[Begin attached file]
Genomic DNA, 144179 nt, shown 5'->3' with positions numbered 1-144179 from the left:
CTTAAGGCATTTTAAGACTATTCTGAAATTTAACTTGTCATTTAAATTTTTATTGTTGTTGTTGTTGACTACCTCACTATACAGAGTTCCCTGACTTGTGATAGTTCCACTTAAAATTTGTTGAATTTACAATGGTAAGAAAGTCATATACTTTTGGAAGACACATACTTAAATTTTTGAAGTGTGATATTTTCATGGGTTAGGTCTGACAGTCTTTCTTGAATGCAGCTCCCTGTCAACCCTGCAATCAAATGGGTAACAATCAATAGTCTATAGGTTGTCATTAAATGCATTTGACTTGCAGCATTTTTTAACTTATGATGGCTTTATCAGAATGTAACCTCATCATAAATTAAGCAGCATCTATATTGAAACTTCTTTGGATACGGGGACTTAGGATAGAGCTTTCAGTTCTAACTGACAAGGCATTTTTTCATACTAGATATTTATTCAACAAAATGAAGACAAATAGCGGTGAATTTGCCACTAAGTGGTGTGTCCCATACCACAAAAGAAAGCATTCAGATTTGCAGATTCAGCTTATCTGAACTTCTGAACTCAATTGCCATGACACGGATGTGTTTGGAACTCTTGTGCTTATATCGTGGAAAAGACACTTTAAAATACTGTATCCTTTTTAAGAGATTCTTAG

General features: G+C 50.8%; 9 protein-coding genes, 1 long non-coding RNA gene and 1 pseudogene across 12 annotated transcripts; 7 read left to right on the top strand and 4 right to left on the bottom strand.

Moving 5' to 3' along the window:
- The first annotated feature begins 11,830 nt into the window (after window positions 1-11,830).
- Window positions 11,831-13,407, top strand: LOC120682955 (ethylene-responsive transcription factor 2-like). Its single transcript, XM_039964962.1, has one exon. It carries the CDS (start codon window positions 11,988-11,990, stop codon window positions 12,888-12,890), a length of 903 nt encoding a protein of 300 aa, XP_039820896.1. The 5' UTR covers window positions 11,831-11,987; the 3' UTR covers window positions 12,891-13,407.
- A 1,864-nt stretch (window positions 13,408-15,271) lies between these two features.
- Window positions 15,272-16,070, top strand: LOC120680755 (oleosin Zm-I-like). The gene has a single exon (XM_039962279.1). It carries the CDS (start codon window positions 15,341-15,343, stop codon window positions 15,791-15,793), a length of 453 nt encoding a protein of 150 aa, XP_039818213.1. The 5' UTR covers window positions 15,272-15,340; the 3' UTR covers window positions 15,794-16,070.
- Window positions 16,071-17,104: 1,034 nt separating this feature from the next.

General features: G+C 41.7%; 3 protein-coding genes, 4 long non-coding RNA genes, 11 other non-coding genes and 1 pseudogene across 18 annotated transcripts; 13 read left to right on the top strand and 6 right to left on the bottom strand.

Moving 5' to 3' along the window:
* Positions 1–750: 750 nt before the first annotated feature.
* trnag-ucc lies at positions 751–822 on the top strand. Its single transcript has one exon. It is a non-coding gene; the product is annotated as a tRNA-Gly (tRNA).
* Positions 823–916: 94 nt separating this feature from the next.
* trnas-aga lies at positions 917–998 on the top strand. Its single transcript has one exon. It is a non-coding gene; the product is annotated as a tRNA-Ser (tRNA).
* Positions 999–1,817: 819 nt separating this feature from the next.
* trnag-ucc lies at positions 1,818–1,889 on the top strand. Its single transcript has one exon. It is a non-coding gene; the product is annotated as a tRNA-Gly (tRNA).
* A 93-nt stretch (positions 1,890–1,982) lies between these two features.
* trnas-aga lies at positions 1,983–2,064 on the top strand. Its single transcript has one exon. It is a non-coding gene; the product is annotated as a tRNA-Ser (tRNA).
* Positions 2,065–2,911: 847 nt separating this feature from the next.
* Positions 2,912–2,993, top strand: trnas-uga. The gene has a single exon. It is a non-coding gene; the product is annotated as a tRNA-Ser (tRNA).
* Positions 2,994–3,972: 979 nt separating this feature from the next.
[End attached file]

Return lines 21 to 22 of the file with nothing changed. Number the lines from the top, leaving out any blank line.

* Positions 2,912–2,993, top strand: trnas-uga. The gene has a single exon. It is a non-coding gene; the product is annotated as a tRNA-Ser (tRNA).
* Positions 2,994–3,972: 979 nt separating this feature from the next.